Yu AoiRurouni KenshinMunetaka AokiYosuke Eguchi
Rurouni Kenshin (2012)
Medium: film
Year: 2012
Director: Keishi Ohtomo
Original creator: Nobuhiro Watsuki
Writer: Kiyomi Fujii, Keishi Ohtomo
Country: Japan
Language: Japanese
Keywords: Rurouni Kenshin, historical, samurai
Actor: Takeru Satoh, Emi Takei, Yu Aoi, Masataka Kubota, Go Ayano, Teruyuki Kagawa, Yosuke Eguchi, Munetaka Aoki, Eiji Okuda, Koji Kikkawa, Taketo Tanaka, Genki Sudo
Format: 135 minutes
Url: http://www.imdb.com/title/tt1979319/
Website category: Japanese
Review date: 26 January 2018
It's the first of a trilogy of live-action Rurouni Kenshin films, with the other two being Kyoto Inferno and The Legend Ends (both 2014). They have a good reputation, as far as I can tell. This one certainly isn't bad, which makes it one of the better live-action anime/manga adaptations.
Personally, though, I wasn't that impressed. The cast isn't great and the film makes itself slightly pointless.
The first half-hour has the worst acting. They improve after that. Kenshin (Takeru Satoh) gets better when he's being serious and/or he's got someone to play opposite. Kaoru (Emi Takei) was only actually bad in one scene. My first reaction to Yahiko (Taketo Tanaka) had been "huh?" and disbelief, but the character's being downplayed to the point that he doesn't matter and the child actor doesn't actually do anything wrong.
Then you've got actors like Yousuke Eguchi, who's perfectly okay if you can forget the fact that he's playing Saito. (He's not scary. Eguchi is so far from anything I'd recognise as Saito that it's actually a bit embarrassing when the film tries to give him an iconic Saito moment at the end.)
This casting has the usual problem of the Japanese entertainment industry, really. Kenshin's the lead, so he has to be young and pretty. Acting? Who cares about acting? Takeru Satoh used to be a Kamen Rider, so that's good enough, right? That's particularly annoying here because Satoh looks barely out of nappies and yet Kenshin's supposed to be about thirty. That's a crucial plot point. The film keeps reminding us about it, again and again. Ten years ago, you see, Kenshin was one of Japan's most feared assassins, but today he's become a slightly goofy pacifist who's sworn never to kill again.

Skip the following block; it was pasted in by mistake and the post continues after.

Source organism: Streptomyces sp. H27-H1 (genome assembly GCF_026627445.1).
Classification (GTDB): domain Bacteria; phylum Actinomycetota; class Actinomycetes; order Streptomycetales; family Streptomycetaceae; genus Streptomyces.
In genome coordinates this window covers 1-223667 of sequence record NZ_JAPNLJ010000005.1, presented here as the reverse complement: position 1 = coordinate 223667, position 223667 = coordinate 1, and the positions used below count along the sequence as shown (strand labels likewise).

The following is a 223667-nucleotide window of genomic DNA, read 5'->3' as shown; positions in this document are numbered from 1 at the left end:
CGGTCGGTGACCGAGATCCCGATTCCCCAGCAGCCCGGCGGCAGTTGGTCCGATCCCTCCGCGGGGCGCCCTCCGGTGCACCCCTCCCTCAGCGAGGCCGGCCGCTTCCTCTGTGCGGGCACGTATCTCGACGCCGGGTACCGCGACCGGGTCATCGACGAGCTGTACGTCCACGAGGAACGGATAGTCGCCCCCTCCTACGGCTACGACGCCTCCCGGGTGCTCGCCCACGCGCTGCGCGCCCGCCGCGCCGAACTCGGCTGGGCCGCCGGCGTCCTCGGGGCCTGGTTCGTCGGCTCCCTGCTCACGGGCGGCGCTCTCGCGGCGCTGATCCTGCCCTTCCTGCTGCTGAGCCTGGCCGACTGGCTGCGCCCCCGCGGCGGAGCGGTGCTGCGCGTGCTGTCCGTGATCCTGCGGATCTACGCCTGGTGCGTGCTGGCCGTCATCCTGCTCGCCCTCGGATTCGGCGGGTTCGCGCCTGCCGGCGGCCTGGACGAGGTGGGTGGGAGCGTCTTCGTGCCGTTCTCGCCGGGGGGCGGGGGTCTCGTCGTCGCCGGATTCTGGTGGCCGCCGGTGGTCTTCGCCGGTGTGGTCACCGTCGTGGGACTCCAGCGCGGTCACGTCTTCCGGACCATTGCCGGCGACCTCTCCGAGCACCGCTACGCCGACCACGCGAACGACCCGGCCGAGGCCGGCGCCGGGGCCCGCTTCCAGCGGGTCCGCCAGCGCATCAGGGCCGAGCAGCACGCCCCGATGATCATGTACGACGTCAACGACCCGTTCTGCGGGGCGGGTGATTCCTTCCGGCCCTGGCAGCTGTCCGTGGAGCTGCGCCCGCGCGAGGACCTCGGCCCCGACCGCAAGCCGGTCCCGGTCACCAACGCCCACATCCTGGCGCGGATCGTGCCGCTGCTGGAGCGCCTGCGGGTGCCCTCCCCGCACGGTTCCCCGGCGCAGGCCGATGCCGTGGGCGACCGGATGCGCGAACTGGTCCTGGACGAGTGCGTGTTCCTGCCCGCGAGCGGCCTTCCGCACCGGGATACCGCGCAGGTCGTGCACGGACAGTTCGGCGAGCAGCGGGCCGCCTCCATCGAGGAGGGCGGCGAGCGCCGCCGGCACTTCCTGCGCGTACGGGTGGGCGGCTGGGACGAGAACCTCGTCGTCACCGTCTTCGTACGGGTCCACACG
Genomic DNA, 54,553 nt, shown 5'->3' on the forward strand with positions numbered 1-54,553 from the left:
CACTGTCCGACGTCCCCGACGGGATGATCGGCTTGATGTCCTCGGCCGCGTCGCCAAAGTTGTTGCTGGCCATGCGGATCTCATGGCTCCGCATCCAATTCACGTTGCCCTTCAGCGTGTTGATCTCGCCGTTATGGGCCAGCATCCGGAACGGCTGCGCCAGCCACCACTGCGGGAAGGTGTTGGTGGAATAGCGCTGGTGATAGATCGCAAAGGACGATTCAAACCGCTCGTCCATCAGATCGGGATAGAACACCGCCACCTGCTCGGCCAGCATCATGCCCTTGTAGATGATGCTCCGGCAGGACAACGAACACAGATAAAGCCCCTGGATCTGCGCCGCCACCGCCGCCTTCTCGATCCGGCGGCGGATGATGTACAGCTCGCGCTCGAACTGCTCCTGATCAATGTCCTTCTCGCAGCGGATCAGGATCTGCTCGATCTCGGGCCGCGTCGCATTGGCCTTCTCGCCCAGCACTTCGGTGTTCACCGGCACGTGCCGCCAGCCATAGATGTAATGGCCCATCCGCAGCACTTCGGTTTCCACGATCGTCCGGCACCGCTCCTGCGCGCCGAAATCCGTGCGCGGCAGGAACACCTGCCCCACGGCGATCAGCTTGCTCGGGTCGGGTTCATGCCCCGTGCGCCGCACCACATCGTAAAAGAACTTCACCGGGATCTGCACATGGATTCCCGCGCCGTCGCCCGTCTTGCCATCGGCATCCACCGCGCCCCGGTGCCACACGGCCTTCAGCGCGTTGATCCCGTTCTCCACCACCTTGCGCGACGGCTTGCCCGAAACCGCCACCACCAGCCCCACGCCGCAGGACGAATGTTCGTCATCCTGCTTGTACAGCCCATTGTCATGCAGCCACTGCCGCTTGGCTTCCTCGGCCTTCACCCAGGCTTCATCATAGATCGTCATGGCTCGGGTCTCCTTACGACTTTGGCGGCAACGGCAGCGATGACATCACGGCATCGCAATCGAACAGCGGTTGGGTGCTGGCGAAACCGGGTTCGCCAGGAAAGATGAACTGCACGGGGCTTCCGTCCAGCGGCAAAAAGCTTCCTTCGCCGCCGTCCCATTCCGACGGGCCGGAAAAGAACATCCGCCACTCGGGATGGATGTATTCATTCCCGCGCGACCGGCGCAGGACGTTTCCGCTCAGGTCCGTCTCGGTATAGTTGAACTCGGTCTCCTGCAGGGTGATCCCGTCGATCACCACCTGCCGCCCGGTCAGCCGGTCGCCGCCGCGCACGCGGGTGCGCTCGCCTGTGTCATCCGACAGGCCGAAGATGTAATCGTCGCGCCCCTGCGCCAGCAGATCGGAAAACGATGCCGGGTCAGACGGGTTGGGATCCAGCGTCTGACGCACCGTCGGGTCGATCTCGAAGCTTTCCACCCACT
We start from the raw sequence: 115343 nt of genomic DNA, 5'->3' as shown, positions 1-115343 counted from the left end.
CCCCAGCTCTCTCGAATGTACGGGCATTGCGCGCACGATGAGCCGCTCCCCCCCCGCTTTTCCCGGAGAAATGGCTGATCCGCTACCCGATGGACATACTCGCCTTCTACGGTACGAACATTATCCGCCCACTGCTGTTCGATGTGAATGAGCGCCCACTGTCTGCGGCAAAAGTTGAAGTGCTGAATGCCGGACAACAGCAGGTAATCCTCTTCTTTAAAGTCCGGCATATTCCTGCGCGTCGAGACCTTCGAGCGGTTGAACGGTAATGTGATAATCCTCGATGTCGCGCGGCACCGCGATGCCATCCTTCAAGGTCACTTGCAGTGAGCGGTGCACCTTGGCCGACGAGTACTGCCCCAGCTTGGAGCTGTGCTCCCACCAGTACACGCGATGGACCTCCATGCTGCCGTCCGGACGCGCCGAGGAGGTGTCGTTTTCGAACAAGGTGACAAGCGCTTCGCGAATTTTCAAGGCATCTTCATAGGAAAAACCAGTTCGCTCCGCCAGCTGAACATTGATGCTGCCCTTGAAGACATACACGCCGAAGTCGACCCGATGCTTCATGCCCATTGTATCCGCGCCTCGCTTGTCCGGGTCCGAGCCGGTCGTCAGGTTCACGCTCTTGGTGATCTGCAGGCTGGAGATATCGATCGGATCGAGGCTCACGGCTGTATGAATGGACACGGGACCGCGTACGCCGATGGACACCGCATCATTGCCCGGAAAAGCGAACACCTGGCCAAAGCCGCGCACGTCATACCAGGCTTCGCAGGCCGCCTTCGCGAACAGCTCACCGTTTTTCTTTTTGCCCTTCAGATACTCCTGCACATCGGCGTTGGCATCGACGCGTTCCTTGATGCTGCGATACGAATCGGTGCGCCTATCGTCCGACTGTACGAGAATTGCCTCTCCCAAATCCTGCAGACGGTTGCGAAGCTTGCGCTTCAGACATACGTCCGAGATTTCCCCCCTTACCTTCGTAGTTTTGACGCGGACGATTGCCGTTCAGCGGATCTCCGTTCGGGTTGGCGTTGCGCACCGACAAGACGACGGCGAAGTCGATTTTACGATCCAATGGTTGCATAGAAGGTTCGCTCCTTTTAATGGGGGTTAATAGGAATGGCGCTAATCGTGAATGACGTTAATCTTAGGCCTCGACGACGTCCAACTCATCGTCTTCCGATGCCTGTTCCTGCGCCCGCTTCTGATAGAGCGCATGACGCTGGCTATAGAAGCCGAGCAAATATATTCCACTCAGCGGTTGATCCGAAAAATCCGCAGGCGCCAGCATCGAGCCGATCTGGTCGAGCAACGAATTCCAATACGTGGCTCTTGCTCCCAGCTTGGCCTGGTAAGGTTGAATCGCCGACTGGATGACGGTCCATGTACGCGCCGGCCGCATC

...and yet the film cast Satoh, who can't even be relied on to say "oro" or "de gozaru" convincingly. He's okay when he's being badass, but to me that's only half the character.
In fairness, though, Yu Aoi's pretty good as Megumi. There's some awesome swaggering in the scene where thugs invade Kaoru's dojo. Teruyuki Kagawa also manages to deliver a wholeheartedly silly performance without embarrassing himself as the villainous businessman, Takeda.
That's one of my problems with the film.
The other is some uninspired writing. Takeda is so silly that it's hard to see him as a serious threat. He does something forehead-slappingly stupid right at the beginning, because, um, he's villainous. His doctors have invented some super-opium that will make him rich. "We only need one person who knows how to make this opium!" he declaims, ordering the execution of Doctor #1 and hence putting his fortunes in the hands of Doctor #2. This comes back to bite him within about ten minutes' screentime.
The most important one, though, is that Kenshin's vow not to kill is insufficiently dramatised before it's being used as the finale's fulcrum. We don't really care whether or not Kenshin kills Super-Evil Samurai Bloke. What's all the fuss about? Let him die. Kaoru's impassioned pleas thus look a bit silly, while the fight scenes leading up to that just felt to me like Obligatory Fight Scenes. I didn't feel they really mattered.
Oh, and Megumi's introduction to the main cast is weak too. It feels like a "whoops, not enough time to do this properly" scene.
All that aside, though, the film's okay. The fight scenes are great. (That will be the most important thing for lots of people.) No CGI except for the blood sprays, so it feels like people doing it for real even when you've got near-superpowered opponents and hence slightly silly speeded-up swordplay. The design work's good. They've made a good compromise on Kenshin's hair colour.
I also like how Takeda embodies the film's theme of the old samurai era vs. Western-inspired modernity. He's a weak villain, but he can still be quite eloquent. "Look in the brothels, full of samurai wives and daughers. Every gang of thieves is made up of ex-samurai." This villain has a point. Kenshin's a samurai, after all, in an age when they're illegal. All of our heroes here are intensely Japanese, whereas Takeda's clothes and possessions are painfully Western.
Footnote: I'm not going to discuss Nobuhiro Watsuki's child pornography charges. I completely understand why his new Rurouni Kenshin manga immediately got cancelled, for instance, but I don't think that need stop me watching this film.
I wouldn't really recommend this one, to be honest. You might think it's good if you've lowered your expectations because it's a live-action anime/manga adaptation, or if you're a Rurouni Kenshin fan who's just happy to see your favourites on the big screen. In fairness, lots of people did like it. The reviews seem to be positive. I might be in a minority here. Judged as a film in its own right, though, I think it's a slightly silly samurai flick with an undercooked script, but good action scenes. I'm expecting to prefer the 2014 films, partly because the cast will have grown into their roles. It's okay, though.